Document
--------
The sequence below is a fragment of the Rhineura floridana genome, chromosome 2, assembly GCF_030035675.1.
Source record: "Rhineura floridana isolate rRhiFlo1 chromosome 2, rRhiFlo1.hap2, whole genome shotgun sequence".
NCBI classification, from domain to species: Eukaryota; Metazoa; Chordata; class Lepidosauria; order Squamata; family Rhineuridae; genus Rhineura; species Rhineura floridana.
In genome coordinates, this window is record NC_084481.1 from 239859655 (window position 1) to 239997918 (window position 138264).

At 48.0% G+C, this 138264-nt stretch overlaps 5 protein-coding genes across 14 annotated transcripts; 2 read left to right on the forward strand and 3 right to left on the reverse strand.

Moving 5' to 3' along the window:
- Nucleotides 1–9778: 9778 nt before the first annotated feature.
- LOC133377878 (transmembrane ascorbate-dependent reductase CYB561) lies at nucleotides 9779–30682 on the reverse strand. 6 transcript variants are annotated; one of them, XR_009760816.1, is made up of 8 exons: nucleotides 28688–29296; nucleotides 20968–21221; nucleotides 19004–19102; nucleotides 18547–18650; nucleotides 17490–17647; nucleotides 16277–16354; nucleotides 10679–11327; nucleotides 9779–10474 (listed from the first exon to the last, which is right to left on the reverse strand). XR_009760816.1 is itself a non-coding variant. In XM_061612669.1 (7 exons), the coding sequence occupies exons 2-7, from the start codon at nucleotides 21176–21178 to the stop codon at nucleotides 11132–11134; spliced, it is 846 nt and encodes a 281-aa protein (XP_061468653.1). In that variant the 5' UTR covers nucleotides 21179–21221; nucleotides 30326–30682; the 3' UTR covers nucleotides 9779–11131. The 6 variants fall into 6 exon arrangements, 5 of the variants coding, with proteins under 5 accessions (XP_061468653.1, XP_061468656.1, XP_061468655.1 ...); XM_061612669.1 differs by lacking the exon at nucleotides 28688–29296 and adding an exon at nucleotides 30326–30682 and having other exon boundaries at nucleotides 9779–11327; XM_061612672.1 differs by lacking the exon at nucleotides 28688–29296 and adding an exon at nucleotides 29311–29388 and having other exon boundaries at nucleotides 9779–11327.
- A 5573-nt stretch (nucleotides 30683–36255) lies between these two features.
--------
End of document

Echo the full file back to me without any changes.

The sequence below is a fragment of the Rhineura floridana genome, chromosome 2, assembly GCF_030035675.1.
Source record: "Rhineura floridana isolate rRhiFlo1 chromosome 2, rRhiFlo1.hap2, whole genome shotgun sequence".
NCBI classification, from domain to species: Eukaryota; Metazoa; Chordata; class Lepidosauria; order Squamata; family Rhineuridae; genus Rhineura; species Rhineura floridana.
In genome coordinates, this window is record NC_084481.1 from 239859655 (window position 1) to 239997918 (window position 138264).

At 48.0% G+C, this 138264-nt stretch overlaps 5 protein-coding genes across 14 annotated transcripts; 2 read left to right on the forward strand and 3 right to left on the reverse strand.

Moving 5' to 3' along the window:
- Nucleotides 1–9778: 9778 nt before the first annotated feature.
- LOC133377878 (transmembrane ascorbate-dependent reductase CYB561) lies at nucleotides 9779–30682 on the reverse strand. 6 transcript variants are annotated; one of them, XR_009760816.1, is made up of 8 exons: nucleotides 28688–29296; nucleotides 20968–21221; nucleotides 19004–19102; nucleotides 18547–18650; nucleotides 17490–17647; nucleotides 16277–16354; nucleotides 10679–11327; nucleotides 9779–10474 (listed from the first exon to the last, which is right to left on the reverse strand). XR_009760816.1 is itself a non-coding variant. In XM_061612669.1 (7 exons), the coding sequence occupies exons 2-7, from the start codon at nucleotides 21176–21178 to the stop codon at nucleotides 11132–11134; spliced, it is 846 nt and encodes a 281-aa protein (XP_061468653.1). In that variant the 5' UTR covers nucleotides 21179–21221; nucleotides 30326–30682; the 3' UTR covers nucleotides 9779–11131. The 6 variants fall into 6 exon arrangements, 5 of the variants coding, with proteins under 5 accessions (XP_061468653.1, XP_061468656.1, XP_061468655.1 ...); XM_061612669.1 differs by lacking the exon at nucleotides 28688–29296 and adding an exon at nucleotides 30326–30682 and having other exon boundaries at nucleotides 9779–11327; XM_061612672.1 differs by lacking the exon at nucleotides 28688–29296 and adding an exon at nucleotides 29311–29388 and having other exon boundaries at nucleotides 9779–11327.
- A 5573-nt stretch (nucleotides 30683–36255) lies between these two features.